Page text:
Takeda bags FDA okay for Fruzaqla in colorectal cancer


The FDA has approved Takeda’s Fruzaqla for a group of patients with relapsed or refractory metastatic colorectal cancer, offering another option for patients who have exhausted earlier lines of therapy.

Takeda said that Fruzaqla (fruquintinib) has been cleared for use in adults with CRC who have been previously treated with chemotherapy, an anti-VEGF drug, and – if appropriate – an anti-EGFR therapy.

The Japanese drugmaker said the oral drug – which inhibits all three VEGF receptor kinases – is the first targeted, chemotherapy-free therapy for metastatic CRC that can be used regardless of biomarker status or prior therapies to be approved by the FDA in more than a decade.

Takeda licensed ex-China rights to fruquintinib from Hutchmed earlier this year in a deal that included an upfront payment for $400 million and a top value of $1.1 billion, if all development, regulatory, and sales objectives are met.

Fruquintinib has already been approved in China under the Elunate brand name, becoming the country’s first home-grown therapy for a major form of cancer back in 2018. It is partnered in China with Eli Lilly.

Takeda bought into fruquintinib shortly after the drug showed its worth in the international FRESCO-2 trial, reducing the risk of death by 34% compared to placebo in this heavily pre-treated population of metastatic CRC patients, regardless of their biomarker status, when given on top of supportive care.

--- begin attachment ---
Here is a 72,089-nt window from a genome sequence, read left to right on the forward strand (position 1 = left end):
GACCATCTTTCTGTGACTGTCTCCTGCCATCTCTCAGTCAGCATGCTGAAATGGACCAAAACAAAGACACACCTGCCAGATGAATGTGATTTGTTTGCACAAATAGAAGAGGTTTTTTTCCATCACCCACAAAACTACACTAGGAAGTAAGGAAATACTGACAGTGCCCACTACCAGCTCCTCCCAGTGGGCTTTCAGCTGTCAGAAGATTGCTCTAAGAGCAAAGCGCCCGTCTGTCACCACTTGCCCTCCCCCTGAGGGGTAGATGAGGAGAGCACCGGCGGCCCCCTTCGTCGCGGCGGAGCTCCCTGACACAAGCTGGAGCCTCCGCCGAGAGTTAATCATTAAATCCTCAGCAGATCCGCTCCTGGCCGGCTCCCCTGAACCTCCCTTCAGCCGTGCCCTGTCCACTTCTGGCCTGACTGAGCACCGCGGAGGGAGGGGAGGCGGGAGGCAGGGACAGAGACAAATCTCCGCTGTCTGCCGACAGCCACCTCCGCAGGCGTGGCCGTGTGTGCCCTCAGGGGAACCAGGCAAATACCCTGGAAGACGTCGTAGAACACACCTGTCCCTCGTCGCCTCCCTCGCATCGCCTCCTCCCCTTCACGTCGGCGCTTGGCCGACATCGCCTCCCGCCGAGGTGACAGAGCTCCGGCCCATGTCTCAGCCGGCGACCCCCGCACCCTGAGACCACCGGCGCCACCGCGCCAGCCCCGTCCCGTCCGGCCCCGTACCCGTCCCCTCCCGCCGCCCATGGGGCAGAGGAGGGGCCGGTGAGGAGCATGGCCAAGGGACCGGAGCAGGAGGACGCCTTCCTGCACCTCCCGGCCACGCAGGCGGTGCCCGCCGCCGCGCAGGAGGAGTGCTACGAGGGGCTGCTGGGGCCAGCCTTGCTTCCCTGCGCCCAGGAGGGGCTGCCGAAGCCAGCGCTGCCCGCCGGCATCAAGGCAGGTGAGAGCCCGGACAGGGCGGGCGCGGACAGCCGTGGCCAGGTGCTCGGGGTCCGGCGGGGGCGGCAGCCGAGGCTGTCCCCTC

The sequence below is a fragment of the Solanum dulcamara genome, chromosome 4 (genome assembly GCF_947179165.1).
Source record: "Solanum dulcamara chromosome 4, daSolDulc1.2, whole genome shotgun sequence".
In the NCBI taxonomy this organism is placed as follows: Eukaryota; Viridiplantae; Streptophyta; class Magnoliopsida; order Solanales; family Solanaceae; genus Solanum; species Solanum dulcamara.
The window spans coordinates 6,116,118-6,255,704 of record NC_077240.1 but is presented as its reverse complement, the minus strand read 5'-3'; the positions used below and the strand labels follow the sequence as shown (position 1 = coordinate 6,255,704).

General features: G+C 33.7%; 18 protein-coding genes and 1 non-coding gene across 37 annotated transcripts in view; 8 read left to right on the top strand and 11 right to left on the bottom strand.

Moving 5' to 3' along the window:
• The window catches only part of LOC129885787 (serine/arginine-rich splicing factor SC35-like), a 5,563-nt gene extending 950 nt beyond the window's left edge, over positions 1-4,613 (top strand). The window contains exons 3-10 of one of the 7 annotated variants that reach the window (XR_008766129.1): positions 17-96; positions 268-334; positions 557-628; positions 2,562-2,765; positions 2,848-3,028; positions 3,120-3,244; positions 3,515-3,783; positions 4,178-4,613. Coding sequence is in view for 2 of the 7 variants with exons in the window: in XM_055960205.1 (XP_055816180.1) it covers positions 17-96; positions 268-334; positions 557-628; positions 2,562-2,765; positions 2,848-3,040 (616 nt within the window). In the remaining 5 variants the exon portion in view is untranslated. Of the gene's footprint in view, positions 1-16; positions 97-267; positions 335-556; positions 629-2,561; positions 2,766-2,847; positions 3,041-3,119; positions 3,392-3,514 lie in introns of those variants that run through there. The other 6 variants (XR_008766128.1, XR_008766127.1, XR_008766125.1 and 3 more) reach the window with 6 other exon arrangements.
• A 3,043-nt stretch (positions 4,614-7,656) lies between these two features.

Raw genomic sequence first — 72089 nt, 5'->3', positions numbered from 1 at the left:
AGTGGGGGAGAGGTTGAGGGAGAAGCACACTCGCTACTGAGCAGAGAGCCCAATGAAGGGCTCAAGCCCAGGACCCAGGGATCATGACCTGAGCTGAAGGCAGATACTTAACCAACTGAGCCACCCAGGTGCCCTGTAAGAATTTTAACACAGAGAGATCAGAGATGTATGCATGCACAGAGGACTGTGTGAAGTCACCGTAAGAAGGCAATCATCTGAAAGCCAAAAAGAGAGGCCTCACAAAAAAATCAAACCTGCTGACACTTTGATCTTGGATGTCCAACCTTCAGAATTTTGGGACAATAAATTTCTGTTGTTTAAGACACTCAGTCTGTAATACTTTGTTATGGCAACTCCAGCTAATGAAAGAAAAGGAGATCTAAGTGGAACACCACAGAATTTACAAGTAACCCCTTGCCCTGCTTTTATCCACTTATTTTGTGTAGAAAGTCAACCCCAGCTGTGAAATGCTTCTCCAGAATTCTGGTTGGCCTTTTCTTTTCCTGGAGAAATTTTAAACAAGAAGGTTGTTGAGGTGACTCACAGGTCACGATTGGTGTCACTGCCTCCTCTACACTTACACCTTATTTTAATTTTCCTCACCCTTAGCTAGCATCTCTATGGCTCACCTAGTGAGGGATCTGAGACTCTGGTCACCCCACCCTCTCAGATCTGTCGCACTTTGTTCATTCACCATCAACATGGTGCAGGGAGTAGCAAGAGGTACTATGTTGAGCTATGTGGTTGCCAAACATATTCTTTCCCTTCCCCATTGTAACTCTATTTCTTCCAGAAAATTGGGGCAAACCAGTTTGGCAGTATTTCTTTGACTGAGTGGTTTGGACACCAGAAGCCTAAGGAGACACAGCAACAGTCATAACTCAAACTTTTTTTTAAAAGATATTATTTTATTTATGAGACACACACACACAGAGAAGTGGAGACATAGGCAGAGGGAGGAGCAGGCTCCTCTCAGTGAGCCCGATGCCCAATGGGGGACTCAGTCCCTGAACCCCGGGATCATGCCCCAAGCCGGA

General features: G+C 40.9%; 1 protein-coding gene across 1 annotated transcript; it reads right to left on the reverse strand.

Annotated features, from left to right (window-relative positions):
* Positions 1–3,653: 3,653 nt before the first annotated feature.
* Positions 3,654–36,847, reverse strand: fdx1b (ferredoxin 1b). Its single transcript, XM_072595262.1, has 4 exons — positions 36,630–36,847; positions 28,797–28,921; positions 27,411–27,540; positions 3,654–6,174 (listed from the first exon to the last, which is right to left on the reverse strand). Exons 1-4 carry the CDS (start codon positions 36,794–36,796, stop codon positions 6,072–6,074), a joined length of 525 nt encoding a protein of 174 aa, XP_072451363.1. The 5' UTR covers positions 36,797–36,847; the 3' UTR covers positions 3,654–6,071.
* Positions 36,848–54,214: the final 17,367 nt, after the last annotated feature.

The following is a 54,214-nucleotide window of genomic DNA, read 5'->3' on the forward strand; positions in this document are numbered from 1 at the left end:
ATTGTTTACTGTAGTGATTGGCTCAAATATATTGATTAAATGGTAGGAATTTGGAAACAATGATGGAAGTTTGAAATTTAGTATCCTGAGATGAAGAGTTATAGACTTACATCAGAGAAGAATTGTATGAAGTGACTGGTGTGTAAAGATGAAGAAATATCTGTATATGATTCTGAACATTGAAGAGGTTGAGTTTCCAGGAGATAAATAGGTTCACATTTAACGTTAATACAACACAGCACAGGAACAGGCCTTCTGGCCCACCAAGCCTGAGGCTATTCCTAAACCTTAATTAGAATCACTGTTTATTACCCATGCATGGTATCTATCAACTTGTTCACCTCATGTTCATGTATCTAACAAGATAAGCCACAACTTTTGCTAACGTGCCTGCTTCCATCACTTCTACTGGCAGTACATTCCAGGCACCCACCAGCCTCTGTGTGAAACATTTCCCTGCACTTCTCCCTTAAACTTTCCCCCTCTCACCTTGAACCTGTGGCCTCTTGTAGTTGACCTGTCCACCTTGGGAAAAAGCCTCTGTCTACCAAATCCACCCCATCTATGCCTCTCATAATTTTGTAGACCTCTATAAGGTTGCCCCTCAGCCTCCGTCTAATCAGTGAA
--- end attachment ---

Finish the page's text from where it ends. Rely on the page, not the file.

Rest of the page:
The drug showed similar efficacy in the FRESCO trial in a Chinese patient population, but the FDA is loth to approve new drugs on the strength of data without data generated in US patients.

The FRESCO-2 results were billed as “practice-changing” when they were reported at last year’s ESMO congress, setting up a challenge to established therapies for pre-treated CRC, including Bayer’s multikinase inhibitor Stivarga (regorafenib) and Taiho’s chemotherapy Lonsurf (tipiracil hydrochloride and trifluridine).

Stivarga was approved by the FDA for relapsed or refractory CRC in 2012, with Lonsurf getting a green light three years later. Earlier this year, Taiho’s drug was also cleared for use alongside off-patent VEGF antibody bevacizumab for exactly the same patient population as Fruzaqla.

That means Takeda’s drug offers an oral alternative to Lonsurf/bevacizumab, which requires an intravenous infusion of the antibody component of the regimen. Fruzaqla is also under regulatory review in Europe, having been filed with the EMA in June.

“There is a pressing need for new treatments for individuals with metastatic colorectal cancer, who have had limited options and continue to face poor outcomes,” commented Teresa Bitetti, president of the global oncology business unit at Takeda.

“For far too long, healthcare providers and patients have had limited options when selecting a therapy for metastatic colorectal cancer,” she added. “Fruzaqla has the potential to offer a significant survival benefit to patients without negatively impacting their quality of life.”

Analysts at Panmure Gordon have previously suggested that ex-China sales of fruquintinib could be as much as $1 billion a year at peak.